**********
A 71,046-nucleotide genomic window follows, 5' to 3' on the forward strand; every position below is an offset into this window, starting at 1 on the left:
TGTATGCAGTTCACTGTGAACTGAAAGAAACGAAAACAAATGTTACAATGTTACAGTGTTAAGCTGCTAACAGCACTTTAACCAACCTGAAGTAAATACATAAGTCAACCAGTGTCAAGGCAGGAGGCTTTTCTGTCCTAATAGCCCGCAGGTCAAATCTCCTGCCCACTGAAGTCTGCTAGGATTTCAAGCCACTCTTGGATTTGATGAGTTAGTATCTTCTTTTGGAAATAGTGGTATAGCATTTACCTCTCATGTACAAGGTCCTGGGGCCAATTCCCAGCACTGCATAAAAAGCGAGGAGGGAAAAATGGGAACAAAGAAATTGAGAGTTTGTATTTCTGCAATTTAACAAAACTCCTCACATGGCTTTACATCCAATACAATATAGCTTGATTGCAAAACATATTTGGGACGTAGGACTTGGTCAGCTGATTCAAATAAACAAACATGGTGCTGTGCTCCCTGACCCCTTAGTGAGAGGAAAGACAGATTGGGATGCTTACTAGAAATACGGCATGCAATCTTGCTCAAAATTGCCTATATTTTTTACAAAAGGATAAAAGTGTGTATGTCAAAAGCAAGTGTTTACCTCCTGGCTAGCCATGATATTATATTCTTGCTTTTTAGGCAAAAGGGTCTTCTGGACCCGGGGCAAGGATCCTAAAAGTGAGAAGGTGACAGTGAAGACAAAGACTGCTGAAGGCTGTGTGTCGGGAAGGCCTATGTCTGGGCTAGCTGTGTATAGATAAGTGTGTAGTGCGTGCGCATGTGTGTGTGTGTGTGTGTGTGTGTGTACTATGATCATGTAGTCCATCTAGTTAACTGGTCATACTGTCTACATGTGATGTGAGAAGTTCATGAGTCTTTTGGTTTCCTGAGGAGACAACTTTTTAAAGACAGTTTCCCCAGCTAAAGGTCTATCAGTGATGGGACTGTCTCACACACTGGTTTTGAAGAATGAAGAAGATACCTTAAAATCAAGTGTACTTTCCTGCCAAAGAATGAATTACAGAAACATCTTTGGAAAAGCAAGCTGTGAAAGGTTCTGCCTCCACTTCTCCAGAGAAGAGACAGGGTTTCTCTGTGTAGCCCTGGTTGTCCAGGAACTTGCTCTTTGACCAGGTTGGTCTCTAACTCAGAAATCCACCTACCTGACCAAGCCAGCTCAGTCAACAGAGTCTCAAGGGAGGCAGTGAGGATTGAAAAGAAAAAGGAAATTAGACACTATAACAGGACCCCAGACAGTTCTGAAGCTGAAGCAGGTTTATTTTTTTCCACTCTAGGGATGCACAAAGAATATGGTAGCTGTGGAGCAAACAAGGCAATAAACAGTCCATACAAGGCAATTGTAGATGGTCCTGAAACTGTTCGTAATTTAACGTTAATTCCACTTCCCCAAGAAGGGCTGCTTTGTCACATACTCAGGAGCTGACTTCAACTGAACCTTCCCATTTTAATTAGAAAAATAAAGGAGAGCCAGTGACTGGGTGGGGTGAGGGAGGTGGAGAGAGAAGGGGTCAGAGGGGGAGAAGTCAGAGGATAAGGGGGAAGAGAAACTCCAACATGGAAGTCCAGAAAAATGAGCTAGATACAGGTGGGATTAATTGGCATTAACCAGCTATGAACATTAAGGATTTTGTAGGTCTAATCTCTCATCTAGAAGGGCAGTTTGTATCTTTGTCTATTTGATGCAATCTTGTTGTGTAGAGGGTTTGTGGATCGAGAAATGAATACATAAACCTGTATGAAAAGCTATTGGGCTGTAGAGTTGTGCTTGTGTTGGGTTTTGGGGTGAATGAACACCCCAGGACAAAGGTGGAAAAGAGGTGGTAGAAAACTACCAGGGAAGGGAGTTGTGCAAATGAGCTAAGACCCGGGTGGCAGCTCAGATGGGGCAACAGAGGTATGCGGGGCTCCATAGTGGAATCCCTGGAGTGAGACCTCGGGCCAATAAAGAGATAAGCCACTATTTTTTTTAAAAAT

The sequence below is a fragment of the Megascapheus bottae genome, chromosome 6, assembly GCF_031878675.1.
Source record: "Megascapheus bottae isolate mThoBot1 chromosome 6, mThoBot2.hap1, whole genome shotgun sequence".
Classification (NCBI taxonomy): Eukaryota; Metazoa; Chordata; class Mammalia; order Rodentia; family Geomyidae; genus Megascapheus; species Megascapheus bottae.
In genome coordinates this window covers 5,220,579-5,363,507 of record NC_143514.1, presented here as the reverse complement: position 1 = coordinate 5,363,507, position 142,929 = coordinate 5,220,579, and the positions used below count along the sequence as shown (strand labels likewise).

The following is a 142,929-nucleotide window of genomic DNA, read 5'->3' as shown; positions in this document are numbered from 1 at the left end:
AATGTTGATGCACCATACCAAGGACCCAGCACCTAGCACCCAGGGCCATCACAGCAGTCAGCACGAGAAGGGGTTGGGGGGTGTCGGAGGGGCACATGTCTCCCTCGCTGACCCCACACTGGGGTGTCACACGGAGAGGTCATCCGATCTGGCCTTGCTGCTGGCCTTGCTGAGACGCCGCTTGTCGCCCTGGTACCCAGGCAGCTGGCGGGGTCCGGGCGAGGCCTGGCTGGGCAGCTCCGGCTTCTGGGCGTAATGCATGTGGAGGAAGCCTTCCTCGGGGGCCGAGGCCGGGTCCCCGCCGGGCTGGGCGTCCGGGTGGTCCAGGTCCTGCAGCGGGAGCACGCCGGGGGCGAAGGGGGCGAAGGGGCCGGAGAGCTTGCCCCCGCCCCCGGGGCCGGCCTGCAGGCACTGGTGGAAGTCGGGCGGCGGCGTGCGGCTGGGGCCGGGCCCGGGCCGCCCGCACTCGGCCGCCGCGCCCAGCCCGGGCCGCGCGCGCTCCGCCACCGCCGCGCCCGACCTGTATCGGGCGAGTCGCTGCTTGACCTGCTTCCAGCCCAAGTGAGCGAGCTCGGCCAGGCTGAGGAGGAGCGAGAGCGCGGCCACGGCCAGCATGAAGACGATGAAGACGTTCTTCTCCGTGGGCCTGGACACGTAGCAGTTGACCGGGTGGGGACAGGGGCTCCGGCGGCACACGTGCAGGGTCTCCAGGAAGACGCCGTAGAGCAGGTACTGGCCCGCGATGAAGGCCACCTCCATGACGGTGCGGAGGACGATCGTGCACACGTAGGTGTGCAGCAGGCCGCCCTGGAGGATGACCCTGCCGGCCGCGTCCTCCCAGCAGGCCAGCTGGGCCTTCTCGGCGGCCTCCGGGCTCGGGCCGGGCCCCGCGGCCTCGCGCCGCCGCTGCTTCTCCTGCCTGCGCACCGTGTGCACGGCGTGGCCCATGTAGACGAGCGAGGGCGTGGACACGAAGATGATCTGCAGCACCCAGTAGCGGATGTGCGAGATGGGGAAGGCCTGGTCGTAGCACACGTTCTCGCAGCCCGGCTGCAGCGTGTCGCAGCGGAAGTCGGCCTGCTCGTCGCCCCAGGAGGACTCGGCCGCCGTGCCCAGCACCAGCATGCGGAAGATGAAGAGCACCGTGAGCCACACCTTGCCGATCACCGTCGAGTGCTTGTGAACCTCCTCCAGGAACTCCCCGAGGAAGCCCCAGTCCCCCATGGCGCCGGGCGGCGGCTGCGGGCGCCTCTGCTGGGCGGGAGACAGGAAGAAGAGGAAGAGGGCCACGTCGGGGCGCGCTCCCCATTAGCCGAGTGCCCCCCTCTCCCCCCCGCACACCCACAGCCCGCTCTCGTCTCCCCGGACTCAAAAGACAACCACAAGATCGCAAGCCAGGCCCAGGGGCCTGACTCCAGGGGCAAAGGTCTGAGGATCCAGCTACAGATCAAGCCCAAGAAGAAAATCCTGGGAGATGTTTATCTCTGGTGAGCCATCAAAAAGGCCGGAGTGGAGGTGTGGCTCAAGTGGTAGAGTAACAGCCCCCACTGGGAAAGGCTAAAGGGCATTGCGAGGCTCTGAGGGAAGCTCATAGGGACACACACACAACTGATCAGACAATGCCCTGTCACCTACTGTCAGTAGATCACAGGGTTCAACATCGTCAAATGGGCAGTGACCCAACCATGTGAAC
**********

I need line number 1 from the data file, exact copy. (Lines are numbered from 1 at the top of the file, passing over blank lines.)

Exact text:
A 71,046-nucleotide genomic window follows, 5' to 3' on the forward strand; every position below is an offset into this window, starting at 1 on the left: